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Full text of "The Dabistan"

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raised this belief lo a high estimation; and lo him
remained no rancor of creed or religion ; whoever,
in the service of faith and morality is not freed from
duality, and whoever says, the state of Muselrnans
is in dignity higher than that of Christians, knows
nothing of the real Being. Whoever said of him-
self: " I attained a height of knowledge equal to
" that ofMdruf Kerkhi,l said nothing else than this:
" the variety and multitude of the rules of prophets
44 proceed only from the abundance of names, and,
" as in names there is no mutual opposition or con-
" tradiction, the superiority in rank among them
cc is only the predominance of a name/'
The Siifis say: The spirits of the perfect men2

1  See vol. II. p. 390, note 2.

2     ^;L*j!   ./Jle^   /i*a-j  nafus Kamilah insani.    Insan kamil,

tk the perfect man," according to the doctrine of the Siifis, is, " the re-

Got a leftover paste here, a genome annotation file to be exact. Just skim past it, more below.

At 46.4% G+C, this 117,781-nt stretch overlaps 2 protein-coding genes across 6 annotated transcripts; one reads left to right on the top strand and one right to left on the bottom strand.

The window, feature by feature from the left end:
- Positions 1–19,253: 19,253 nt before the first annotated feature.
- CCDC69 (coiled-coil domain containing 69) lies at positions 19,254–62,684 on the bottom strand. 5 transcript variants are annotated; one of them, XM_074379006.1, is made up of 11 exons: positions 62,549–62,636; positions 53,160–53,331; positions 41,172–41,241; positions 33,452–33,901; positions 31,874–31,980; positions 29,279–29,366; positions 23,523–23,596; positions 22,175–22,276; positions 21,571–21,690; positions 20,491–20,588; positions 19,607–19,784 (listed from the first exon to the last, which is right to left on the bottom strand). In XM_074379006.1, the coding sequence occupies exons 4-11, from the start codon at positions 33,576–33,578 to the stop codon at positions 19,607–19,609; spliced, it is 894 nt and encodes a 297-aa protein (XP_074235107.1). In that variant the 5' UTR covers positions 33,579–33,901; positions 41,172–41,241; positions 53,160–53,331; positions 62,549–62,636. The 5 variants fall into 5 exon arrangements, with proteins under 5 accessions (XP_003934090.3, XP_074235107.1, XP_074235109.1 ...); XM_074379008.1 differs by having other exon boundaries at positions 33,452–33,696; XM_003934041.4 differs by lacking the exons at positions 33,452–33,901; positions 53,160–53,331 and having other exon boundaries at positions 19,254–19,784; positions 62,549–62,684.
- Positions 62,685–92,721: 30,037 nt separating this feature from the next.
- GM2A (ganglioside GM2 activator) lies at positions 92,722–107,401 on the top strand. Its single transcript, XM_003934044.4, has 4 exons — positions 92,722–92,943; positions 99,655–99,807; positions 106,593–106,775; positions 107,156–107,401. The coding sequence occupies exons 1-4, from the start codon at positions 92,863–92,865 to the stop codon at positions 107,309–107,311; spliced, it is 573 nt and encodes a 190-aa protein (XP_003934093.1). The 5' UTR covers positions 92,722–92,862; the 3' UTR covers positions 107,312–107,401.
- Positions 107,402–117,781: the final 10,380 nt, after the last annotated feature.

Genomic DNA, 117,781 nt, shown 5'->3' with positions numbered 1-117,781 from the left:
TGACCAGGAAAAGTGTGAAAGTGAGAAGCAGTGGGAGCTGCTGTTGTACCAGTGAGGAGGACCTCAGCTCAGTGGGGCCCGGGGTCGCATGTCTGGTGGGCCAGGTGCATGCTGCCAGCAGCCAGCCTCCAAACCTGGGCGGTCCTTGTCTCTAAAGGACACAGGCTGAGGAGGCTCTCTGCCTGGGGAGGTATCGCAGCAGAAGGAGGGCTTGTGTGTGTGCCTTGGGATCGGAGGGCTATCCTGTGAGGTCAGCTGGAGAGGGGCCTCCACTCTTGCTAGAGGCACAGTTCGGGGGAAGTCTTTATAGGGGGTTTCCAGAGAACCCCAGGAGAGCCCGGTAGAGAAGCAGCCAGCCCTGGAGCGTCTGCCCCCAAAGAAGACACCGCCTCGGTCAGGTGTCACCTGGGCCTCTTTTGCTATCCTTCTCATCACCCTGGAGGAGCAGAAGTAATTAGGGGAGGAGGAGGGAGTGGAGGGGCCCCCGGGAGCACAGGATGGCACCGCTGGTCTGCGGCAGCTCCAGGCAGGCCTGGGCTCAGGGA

" union of all the worlds, divine and natural, universal and partial; he
tk is the book in which all books, divine and natural, are reunited. On
k account of his spirit and intellect, it is a reasonable book, called ' the
" ' Mother of Books;" on account of his heart, it is the book of the
" well-guarded table (al lowh); on account of his soul, it is the book of
" things obliterated and of things written; it is he who is then the
k' venerable sublime and pure pages, which are not to be touched, and
** the mysteries which cannot be comprehended but by those who are
" purified from the dark veils. The relation of the first intelligence to
'* the great world, and to its realities themselves, is as the relation of the
" human soul to the body and its faculties; for the universal soul is the
4t heart of the great world, as the reasonable soul is the heart of the man,
" and it is on that account that the world is called ' the great Man.' "
(Definitions de Jorjani. Not. et Ext. des MSS., vol. IX. pp. 86-87). In